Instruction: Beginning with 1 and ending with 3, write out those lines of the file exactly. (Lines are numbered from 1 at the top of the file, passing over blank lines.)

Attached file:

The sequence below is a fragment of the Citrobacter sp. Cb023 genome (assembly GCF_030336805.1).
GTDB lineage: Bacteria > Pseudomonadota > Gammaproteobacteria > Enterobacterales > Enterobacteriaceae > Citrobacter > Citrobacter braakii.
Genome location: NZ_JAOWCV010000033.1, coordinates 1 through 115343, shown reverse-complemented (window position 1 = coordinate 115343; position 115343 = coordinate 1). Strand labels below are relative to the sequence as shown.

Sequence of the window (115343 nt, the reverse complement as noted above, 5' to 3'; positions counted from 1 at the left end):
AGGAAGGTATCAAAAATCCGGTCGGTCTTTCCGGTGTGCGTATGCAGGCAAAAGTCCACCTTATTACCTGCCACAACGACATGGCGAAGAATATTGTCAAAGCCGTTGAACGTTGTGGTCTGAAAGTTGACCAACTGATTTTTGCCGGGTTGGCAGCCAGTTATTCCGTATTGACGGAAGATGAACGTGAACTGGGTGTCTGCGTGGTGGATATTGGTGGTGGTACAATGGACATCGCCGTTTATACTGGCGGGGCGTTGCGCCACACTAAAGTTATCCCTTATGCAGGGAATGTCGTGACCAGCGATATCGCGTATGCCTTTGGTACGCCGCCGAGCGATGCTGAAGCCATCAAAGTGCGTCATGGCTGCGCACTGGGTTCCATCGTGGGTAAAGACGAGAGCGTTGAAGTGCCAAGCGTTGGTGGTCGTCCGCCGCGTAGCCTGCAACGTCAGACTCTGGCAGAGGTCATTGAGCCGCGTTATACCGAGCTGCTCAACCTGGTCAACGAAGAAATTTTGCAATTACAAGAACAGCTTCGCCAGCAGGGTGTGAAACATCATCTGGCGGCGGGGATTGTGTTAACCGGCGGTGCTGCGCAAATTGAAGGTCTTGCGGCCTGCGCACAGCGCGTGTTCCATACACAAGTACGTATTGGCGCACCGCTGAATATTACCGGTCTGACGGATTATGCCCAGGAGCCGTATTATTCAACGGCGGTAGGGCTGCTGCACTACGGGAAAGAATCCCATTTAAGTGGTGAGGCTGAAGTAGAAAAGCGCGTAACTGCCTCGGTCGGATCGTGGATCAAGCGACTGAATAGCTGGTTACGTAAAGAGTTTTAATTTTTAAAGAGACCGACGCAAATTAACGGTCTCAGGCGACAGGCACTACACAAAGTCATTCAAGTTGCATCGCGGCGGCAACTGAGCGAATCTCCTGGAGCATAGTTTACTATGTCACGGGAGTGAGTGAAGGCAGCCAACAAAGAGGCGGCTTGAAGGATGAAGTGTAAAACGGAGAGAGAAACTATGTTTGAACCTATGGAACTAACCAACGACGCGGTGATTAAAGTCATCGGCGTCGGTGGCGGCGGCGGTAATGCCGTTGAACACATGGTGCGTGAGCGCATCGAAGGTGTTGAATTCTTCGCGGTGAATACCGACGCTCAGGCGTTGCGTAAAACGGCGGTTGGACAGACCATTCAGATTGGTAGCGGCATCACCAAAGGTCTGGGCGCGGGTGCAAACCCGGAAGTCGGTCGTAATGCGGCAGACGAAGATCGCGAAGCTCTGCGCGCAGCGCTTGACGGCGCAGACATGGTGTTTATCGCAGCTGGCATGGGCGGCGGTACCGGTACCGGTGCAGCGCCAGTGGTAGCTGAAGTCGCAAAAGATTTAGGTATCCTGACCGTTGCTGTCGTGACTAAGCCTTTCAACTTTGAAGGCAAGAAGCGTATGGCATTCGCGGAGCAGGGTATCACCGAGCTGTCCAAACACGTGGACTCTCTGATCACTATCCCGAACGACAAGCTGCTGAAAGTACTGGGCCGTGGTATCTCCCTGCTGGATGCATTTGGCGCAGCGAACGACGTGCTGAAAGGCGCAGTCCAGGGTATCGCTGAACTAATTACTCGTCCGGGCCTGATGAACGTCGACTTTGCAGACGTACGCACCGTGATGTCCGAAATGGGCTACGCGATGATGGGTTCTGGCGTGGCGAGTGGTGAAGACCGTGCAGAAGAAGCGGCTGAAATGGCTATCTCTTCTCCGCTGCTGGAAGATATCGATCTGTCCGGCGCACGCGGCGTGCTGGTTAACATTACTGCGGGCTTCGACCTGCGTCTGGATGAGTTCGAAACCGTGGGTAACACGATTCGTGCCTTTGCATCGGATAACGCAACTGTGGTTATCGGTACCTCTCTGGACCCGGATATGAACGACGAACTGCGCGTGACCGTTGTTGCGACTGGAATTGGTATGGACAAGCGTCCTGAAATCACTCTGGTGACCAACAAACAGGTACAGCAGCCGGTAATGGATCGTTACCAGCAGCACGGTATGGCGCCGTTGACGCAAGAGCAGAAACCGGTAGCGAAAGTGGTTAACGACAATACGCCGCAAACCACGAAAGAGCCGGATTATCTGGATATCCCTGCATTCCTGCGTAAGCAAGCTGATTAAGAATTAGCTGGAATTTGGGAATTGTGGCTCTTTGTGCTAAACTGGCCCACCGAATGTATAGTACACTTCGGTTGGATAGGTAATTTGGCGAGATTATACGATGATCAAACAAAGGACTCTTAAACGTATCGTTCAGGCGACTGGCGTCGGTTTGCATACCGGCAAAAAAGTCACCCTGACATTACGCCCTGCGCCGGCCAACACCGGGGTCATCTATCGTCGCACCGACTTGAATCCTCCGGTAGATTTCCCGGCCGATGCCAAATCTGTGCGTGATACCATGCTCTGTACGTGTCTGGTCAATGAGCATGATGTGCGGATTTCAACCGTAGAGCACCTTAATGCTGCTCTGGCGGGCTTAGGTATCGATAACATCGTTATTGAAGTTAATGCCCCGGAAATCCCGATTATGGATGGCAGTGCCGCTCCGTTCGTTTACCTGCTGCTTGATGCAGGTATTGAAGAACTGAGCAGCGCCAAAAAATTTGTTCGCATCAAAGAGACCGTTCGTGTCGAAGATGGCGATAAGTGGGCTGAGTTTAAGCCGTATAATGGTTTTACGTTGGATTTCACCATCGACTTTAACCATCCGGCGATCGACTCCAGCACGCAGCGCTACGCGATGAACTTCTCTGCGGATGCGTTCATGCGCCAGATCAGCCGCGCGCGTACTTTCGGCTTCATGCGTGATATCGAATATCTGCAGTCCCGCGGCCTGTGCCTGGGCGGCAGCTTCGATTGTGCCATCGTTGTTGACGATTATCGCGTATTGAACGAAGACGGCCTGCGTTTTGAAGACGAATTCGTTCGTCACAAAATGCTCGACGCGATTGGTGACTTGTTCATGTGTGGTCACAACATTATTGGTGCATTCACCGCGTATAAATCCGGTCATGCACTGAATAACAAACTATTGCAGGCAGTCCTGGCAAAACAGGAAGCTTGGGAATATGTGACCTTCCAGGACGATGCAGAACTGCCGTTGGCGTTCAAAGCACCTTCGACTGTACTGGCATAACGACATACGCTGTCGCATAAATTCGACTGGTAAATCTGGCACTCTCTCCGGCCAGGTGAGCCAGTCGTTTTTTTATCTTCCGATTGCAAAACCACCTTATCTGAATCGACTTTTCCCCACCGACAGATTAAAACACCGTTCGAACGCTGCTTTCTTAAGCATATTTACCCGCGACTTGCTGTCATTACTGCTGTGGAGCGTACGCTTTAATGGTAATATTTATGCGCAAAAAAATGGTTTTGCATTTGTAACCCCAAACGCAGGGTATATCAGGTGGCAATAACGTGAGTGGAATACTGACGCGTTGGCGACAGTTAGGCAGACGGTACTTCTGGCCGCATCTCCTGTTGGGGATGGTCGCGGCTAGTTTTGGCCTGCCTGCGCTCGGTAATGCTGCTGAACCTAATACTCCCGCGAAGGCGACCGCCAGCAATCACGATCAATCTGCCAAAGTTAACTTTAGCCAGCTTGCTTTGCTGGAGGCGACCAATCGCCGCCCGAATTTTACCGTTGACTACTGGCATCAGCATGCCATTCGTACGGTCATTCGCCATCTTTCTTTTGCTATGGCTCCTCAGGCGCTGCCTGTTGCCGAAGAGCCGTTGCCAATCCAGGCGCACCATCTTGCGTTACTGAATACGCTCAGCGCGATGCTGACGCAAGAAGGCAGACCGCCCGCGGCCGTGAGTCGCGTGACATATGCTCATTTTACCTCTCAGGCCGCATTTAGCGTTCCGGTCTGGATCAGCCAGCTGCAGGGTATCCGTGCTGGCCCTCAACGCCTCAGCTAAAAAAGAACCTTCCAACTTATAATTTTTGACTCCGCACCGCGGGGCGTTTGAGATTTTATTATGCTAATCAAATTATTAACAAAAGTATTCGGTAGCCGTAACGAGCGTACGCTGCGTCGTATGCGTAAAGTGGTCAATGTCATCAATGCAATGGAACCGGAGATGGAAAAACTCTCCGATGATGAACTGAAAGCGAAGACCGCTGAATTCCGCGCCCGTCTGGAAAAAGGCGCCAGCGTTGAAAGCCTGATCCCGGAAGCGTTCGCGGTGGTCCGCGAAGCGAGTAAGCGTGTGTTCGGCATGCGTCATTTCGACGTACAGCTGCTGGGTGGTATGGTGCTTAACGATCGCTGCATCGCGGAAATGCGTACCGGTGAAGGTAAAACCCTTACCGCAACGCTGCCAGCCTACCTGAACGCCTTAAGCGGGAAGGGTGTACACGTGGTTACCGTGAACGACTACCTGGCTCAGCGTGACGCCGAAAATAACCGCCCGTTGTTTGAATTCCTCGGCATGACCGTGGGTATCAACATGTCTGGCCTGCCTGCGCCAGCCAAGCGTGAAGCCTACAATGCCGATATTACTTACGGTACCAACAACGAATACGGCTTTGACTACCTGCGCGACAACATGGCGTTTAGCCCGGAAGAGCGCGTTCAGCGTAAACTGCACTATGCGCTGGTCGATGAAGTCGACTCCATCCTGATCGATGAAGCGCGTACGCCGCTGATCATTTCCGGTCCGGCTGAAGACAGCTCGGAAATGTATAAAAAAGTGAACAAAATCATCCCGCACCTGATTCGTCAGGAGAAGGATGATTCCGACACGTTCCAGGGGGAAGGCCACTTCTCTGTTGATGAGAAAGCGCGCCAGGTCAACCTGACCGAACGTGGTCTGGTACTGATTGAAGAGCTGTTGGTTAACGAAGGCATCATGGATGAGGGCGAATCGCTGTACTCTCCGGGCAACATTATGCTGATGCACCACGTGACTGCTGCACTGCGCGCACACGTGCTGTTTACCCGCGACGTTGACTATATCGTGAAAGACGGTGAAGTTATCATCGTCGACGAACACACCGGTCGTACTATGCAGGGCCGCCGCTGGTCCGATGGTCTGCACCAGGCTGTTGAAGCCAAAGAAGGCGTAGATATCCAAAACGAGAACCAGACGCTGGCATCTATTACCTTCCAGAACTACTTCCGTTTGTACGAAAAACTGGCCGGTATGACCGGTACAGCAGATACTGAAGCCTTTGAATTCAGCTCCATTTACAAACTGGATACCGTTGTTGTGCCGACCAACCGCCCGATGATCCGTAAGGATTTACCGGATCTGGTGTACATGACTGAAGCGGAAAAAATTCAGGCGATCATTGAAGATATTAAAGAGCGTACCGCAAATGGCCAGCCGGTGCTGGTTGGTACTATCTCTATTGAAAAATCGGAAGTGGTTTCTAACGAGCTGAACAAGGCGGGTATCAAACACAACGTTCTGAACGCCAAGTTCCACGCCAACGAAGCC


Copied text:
The sequence below is a fragment of the Citrobacter sp. Cb023 genome (assembly GCF_030336805.1).
GTDB lineage: Bacteria > Pseudomonadota > Gammaproteobacteria > Enterobacterales > Enterobacteriaceae > Citrobacter > Citrobacter braakii.
Genome location: NZ_JAOWCV010000033.1, coordinates 1 through 115343, shown reverse-complemented (window position 1 = coordinate 115343; position 115343 = coordinate 1). Strand labels below are relative to the sequence as shown.